BitrateViewer Icon  BitrateViewer for Mac - View Menu

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Menu »View«

In the view menu you'll find all direct functions and commands, that are related to manipulations of the histrographic content window. These are the non-standard view menu entries:

Menu "View"

Top ruler

Press ⌘ L to activate a ruler displayed permanently on top of the histograph view (and press that again to deactivate the ruler). This ruler can be helpful to mark a specific area of the histogram to be zoomed. As a default setting the ruler is divided into four quarters. You can change that appearance to display as ten tenths in the application's preferences.

Marker lines

Two horizontal lines in the viewer window are predefined and always visible: A red maximum bitrate marker that normally shows up on 10,000 kpbs to remind to the DVD spec's maximum and a black line in the middle of the view.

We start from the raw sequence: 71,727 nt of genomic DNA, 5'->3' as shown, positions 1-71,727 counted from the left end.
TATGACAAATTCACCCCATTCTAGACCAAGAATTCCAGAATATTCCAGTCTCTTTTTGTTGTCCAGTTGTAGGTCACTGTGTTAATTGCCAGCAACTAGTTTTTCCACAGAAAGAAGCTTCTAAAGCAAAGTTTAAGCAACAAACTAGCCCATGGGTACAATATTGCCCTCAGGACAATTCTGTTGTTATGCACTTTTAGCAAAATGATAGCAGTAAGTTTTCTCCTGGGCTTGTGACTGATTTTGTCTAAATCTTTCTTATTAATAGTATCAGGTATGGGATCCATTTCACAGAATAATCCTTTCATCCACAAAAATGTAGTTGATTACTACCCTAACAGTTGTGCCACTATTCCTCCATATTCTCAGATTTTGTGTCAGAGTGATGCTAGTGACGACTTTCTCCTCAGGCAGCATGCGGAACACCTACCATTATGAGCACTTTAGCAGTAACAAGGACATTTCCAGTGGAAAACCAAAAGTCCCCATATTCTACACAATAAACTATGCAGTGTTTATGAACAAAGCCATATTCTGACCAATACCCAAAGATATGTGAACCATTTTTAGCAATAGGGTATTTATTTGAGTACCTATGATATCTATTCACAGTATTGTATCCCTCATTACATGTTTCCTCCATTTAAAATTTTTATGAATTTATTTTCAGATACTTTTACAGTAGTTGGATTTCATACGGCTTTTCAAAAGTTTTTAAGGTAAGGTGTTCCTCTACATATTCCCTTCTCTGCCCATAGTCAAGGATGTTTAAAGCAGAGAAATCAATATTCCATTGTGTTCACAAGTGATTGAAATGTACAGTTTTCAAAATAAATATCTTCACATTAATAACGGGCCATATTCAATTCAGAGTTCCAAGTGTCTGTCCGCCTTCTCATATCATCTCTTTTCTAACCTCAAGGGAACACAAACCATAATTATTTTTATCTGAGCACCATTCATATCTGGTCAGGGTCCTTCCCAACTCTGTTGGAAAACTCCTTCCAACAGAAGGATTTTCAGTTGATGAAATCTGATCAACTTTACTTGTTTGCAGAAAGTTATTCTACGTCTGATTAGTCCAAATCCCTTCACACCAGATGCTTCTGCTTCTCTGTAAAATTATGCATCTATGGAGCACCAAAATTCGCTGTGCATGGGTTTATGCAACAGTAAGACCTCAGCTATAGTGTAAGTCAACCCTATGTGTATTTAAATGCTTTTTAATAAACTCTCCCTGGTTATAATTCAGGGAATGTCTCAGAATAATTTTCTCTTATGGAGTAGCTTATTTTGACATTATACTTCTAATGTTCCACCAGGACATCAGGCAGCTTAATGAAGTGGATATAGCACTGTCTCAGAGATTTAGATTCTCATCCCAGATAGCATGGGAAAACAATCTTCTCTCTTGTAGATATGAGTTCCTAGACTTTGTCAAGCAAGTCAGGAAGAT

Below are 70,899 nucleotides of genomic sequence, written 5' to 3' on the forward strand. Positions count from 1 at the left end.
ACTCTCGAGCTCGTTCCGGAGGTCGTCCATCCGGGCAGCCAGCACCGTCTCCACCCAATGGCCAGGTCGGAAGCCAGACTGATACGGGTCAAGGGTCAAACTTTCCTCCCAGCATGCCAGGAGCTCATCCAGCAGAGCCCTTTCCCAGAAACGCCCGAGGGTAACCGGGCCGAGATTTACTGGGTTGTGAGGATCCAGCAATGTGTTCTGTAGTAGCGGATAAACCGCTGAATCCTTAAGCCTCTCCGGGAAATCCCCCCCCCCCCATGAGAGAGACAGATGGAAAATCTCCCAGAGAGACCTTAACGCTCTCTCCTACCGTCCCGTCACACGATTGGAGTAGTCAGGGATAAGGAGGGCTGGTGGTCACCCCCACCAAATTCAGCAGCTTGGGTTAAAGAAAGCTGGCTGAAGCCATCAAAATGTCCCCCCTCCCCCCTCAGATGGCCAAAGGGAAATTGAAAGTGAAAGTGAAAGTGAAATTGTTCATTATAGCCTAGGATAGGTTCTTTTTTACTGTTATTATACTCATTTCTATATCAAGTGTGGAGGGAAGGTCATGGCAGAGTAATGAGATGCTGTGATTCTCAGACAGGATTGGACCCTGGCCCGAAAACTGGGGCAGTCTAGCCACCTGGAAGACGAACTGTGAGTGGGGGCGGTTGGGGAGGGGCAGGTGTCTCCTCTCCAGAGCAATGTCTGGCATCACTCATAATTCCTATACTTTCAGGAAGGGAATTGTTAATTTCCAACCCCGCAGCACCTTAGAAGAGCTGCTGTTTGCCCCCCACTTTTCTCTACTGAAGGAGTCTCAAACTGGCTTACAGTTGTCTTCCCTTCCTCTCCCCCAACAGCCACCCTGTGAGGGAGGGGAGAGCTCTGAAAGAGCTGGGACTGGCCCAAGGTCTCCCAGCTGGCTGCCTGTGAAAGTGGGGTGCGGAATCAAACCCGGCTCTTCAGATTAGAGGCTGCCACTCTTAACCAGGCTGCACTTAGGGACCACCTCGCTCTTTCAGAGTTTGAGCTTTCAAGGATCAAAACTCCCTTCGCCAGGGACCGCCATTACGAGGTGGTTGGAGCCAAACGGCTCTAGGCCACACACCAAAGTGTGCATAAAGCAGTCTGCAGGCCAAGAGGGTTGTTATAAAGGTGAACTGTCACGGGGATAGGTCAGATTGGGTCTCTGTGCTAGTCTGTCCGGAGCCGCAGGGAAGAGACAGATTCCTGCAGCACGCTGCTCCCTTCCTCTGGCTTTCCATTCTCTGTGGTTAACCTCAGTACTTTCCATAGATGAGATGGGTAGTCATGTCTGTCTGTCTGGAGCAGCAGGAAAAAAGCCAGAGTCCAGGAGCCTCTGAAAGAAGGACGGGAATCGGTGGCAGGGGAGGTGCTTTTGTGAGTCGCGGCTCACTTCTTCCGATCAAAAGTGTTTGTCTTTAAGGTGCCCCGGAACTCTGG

When a file is analyzed an displayed you will also see two tick marks on the bottom: A red one that shows the position of the maximum bitrate found and a black one for the position of the minimum bitrate.
You can also switch between three different horizontal markers:

By pressing ⌘ ⌥ A you'll switch all three markers on and off.

Cursor movement and tracking

When you move the mouse pointer over the viewer window a blue vertical line will be displayed as a cursor that tracks your mouse movement within the histogram. Sometimes you may find that bothering ... so a ⌘ D will hide the cursor or make it re-appear. To mark an interesting position as permanent in the histogram use ⌘ LeftClick to freeze the cursor at its current position. Press again to unlock the cursor. You can approximately move the cursor one second, one minute or ten minutes left or right off from its current position. Use LeftClick or RightClick on the right hand current time display to step one second, ⌘ LeftClick or ⌘ RightClick to step one minute and ⌘ ⌥ LeftClick or ⌘ ⌥ RightClick to step ten minutes away. Exactness of movement depends on the current scale/zoom of the view and the TV system of the file. You can easier step an exact second in a PAL file than on NTSC.